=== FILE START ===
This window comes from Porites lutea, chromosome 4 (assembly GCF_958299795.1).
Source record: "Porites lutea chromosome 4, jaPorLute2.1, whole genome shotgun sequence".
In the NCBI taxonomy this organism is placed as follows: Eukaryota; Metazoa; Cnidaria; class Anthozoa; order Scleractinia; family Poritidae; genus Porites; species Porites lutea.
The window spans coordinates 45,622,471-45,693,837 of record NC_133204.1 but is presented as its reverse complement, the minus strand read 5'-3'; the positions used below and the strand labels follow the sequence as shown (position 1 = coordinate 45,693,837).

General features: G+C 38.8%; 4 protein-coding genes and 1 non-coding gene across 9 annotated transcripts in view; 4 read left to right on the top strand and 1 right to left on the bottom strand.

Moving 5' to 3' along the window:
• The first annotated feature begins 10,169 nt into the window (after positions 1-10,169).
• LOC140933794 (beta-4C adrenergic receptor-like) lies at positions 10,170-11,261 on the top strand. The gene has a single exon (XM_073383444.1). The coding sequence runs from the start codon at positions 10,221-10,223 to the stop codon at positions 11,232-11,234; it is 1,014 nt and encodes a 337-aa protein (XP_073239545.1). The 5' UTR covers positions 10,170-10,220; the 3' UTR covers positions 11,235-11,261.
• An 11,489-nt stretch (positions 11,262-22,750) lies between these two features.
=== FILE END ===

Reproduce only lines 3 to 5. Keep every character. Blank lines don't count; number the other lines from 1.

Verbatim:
In the NCBI taxonomy this organism is placed as follows: Eukaryota; Metazoa; Cnidaria; class Anthozoa; order Scleractinia; family Poritidae; genus Porites; species Porites lutea.
The window spans coordinates 45,622,471-45,693,837 of record NC_133204.1 but is presented as its reverse complement, the minus strand read 5'-3'; the positions used below and the strand labels follow the sequence as shown (position 1 = coordinate 45,693,837).

General features: G+C 38.8%; 4 protein-coding genes and 1 non-coding gene across 9 annotated transcripts in view; 4 read left to right on the top strand and 1 right to left on the bottom strand.